Last edited: May 21, 2010
  5. sandmonkey2

    sandmonkey2 Hatching

    2
    0
    7
    May 20, 2010
    The coop is about 15 x 15. No, we don't let them out anymore. They keep flying over the fence into the neighbor's yard. Not sure what the % of protein is in the feed. We get it from the local feed and supply store. I think it is the Purina Layena. It's for laying hens. Is there a certain percentage of protein they require? I also give them scratch, would that help? I've started leaving a big bucket of food out thinking they can eat whenever they want and as much as they want. They are so thin now I'm not concerned about gorging. Any other ideas?
     
  6. DTRM30

    DTRM30 Songster

    464
    4
    121
    May 25, 2009
    Definitely let the eat what they want. I never leave my feeder empty - if I do, they start picking feathers and eating eggs before I can collect them. Maybe they are just hungry if you've been giving them a pre-measured amount of food each day. They won't over eat like a dog.

    I have also heard that a lack of protein or boredom are also causes. To increase protein, you can give them scrambled eggs (shells and all for an extra calcium boost), and black oil sunflower seeds - some give kitty food, but many dont' recommend it because of some of the stuff in it - not good for chickens long term.

    Give them something to occupy them - hang a cabbage ...

    Could be just a bully hen as well who will just move onto the next in line if the lowest of the order is removed.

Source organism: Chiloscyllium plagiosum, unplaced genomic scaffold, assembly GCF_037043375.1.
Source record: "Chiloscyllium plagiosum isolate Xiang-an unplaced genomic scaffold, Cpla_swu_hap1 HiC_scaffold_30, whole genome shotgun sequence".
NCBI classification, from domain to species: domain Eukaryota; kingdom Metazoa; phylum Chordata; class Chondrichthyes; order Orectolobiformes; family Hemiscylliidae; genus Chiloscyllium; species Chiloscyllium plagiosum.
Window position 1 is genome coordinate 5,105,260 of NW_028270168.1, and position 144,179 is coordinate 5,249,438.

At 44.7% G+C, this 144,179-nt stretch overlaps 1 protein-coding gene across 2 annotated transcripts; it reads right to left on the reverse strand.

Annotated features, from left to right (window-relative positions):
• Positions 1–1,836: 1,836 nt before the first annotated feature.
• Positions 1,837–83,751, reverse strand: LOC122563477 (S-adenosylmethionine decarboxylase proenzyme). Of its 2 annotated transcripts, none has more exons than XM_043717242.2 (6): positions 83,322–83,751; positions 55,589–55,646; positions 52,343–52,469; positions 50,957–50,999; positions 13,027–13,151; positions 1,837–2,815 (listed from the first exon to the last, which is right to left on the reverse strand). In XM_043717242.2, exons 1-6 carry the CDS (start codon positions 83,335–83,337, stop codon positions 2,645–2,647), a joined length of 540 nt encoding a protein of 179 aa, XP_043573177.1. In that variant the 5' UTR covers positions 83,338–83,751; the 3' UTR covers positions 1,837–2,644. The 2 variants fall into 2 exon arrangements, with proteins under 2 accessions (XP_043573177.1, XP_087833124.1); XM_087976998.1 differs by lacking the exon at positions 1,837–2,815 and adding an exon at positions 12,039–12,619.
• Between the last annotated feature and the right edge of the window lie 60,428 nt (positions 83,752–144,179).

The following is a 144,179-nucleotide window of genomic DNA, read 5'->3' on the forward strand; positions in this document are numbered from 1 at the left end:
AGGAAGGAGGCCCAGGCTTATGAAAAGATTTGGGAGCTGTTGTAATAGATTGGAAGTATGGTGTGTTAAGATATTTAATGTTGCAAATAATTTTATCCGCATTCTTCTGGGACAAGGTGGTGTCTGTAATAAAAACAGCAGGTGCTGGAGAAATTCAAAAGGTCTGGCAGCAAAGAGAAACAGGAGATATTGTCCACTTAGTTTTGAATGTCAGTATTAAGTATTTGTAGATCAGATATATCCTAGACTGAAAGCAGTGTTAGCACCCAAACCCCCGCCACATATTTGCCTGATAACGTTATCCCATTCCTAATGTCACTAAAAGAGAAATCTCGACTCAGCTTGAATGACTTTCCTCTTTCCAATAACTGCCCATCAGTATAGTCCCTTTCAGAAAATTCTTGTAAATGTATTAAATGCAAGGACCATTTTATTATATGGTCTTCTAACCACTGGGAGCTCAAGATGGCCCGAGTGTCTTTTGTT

7. offdagridsoon

    offdagridsoon In the Brooder

    73
    1
    39
    Feb 20, 2009
    Ontario
    Sounds like it at least started out as a feed issue. I've heard it recommended to put pine tar (antiseptic and tastes bad) on cuts, etc, on the birds. Maybe putting it on the injured ones would keep the others off it long enough for the feathers to grow back in/break the habit?
     
  8. Baymen Moe

    Baymen Moe Songster

    522
    20
    169
    Jan 17, 2009
    Pembroke, Ma.
    Offer feed free choice 24/7. Sounds like the coop is big enough, how much space do they have outside? If it's not a feed issue it's probably boredom. I had the same issue. If you can't free range more (which helps), try adding a flock block. 7 birds could pick at one of those for a week.
     
  9. brendapa

    brendapa Songster

    482
    2
    119
    Feb 2, 2010
    Chester County, PA
    Give them gamebird starter, as much as they want and since they are laying hens, offer them crushed oyster shell on the side. Mix the purina layena in with it to use it up, about 75% gamebird & 25% of the old purina.
    The gamebird starter will increase their protein intake immediatelyand is cheaper than scrambled eggs unless they are still laying. But it's still cheaper than eggs.
    If you are just giving them a "portion" every day, they may be starving.
    Brenda
     

BackYard Chickens is proudly sponsored by: